All of us living in the digital age see a lot of photos like this one (that’s me in Central Park!) of people doing interesting things, looking happy, and overall experiencing things that we want.
Facebook, Instagram, Twitter, blogs, and online photo albums give us much more information about our extended network than ever before.
Today’s article touches on an undercurrent that I hear a lot of people dealing with- getting bummed from comparing our lives to other people’s lives.
Here are five and a half tips for handling “compare and despair” syndrome.
1) Realize that you’re never seeing the whole picture, and recognize that there’s no perfect place.
There are certainly nice moments in plenty of different life circumstances, but every phase of life also comes with its own distinct set of challenges.
Your friend from college who posted pictures of her new brood is probably also living on the edge of her patience in a sleep deprived state. Your new acquaintance who seems to have the most awesome job in the world is likely working long hours and yearning for a social life. The couple you know who are sharing photos of their new home may be starting to feel trapped by their mortgage.
You get the idea. Every blessing comes with consequences.
We have a tendency to share more of the good than the tough, but that doesn’t mean that the tough parts aren’t there too.
A photo of one instant will never represent the entirety of someone’s life.
1.5) And, similarly, everyone has good days and bad days. EVERYONE!
This was a phrase that I picked up as an absolute truth when I worked as a nanny. Kids have good days and bad days. Nannies have good days and bad days.
So do people in every other life situation. It’s just part of life.
No circumstantial change is going to eradicate this phenomenon. We all wake up on the wrong side of the bed every now and again.
2) Deep down you may not even want what you’re seeing. You’re likely resonating with an emotion.
When you see a friend’s accomplishment or an old acquaintance’s smiling wedding photos you may start to think, “I want that too! I want the accolades or the relationship.” Or whatever else it is you’re looking at.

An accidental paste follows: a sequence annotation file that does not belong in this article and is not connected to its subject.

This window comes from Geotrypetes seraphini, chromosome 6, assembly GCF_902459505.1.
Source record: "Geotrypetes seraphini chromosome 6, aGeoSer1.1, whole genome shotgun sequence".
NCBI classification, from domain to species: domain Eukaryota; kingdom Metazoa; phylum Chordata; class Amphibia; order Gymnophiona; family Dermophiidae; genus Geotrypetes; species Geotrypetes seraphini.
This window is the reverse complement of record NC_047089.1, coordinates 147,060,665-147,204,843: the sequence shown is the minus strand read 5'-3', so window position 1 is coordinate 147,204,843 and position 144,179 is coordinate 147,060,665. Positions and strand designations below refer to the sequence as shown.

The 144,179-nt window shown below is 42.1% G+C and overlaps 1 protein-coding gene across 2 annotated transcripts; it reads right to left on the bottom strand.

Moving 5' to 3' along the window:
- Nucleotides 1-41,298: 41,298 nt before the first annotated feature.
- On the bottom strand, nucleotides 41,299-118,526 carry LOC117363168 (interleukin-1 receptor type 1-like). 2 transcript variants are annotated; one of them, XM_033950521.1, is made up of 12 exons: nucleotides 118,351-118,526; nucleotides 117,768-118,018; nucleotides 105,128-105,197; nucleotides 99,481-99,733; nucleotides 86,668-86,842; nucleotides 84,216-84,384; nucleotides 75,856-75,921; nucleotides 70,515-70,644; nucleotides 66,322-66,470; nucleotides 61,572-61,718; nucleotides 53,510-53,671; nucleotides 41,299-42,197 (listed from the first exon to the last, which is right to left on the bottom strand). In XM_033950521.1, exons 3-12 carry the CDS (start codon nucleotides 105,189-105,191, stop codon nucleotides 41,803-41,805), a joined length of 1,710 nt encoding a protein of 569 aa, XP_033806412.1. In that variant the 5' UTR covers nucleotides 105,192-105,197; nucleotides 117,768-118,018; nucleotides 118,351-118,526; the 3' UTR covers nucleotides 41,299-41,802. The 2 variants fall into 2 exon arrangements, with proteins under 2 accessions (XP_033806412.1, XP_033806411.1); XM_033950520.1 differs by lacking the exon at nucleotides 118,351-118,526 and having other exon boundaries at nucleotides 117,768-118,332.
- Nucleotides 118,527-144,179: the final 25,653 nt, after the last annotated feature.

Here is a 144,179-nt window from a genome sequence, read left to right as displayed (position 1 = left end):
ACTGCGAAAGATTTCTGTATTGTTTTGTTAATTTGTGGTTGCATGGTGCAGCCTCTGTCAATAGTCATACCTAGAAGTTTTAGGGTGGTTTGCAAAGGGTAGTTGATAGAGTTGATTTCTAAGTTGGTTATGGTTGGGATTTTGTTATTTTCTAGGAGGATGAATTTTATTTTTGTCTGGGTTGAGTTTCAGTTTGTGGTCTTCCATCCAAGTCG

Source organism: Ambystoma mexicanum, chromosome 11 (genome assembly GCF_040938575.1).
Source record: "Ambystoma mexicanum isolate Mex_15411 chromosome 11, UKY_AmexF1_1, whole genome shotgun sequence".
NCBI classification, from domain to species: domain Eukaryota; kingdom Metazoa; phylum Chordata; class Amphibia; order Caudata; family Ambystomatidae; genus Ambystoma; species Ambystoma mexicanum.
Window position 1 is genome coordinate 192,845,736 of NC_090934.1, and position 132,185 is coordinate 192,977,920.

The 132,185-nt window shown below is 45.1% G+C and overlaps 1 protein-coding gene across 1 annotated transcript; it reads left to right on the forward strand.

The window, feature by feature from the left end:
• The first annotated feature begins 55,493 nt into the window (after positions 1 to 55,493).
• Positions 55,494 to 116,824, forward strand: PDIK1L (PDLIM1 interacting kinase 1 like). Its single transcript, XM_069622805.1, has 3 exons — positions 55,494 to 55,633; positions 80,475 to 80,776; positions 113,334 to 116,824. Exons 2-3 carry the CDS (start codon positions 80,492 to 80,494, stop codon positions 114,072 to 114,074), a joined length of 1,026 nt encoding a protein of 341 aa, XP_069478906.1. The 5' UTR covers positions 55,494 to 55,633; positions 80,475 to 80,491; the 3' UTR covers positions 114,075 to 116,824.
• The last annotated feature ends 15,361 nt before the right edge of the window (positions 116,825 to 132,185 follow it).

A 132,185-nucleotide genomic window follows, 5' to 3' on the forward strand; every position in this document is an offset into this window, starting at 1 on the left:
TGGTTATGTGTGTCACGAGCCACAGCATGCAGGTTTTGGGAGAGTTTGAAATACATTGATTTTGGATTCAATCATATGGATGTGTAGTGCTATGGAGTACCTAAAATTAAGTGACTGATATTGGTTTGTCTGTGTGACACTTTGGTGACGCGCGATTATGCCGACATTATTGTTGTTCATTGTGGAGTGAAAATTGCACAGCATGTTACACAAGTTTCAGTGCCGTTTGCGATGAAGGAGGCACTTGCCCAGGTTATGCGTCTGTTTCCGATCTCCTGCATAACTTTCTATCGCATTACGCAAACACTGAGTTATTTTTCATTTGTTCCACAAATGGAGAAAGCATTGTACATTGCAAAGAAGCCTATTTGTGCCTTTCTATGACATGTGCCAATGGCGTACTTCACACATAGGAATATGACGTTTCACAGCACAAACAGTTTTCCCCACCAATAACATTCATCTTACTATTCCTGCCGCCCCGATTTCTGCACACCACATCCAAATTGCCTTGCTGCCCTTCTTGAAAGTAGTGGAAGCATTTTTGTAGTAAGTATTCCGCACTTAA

Dig a little deeper and you’ll realize that what you’re really wanting is the emotion you imagine the other person is feeling. You want to feel proud or important or loved or connected.
This distinction is important. Before you begin pining away that you’ll never find the relationship, the job, or the perfect vacation you’re looking for, ask yourself, “What is it about this other person’s life that I want to be feeling?”
Then imagine ways to generate that feeling in your life today.
For example, if you want to feel proud of yourself you could take the time to acknowledge the difficult tasks you recently completed. If you want to feel connected you could reach out to a friend or family member.
The feeling state you desire is not locked away in one specific life situation. It’s available to you anytime anywhere.
3) Acknowledge the gifts that are in your life today.
You knew this one was coming. I bet if you took a conscious look at your life you’d find lots of things to be grateful for about today.
Try these questions.
What have I been taking for granted?
What are some of the gifts that are present in my life right now?
4) Take care of your physical state.
We’re all more likely to fall into “compare and despair” when we’re tired, hungry, or restless. If you notice yourself getting lost in the internet, take a moment to see if going to bed, eating, or taking a walk sound appealing. Log off and handle your basic needs to arrest the despair spiral in its tracks.
5) Keep your eyes on your own paper.
Spending lots of time oogling other people’s life situations distracts you from taking care of your own life. If you aren’t there to pay attention to your life, who is?
Consider- what could you do to improve your life this minute, this day, this year? Get to it.
When you’re immersed in your own life you’ll be far less likely to fall into the compare and despair syndrome.
I’d love to hear from you on this topic. Have you ever fallen into compare and despair? Which of these tips resonated with you? Or, what other strategy would you recommend? Leave a comment below!
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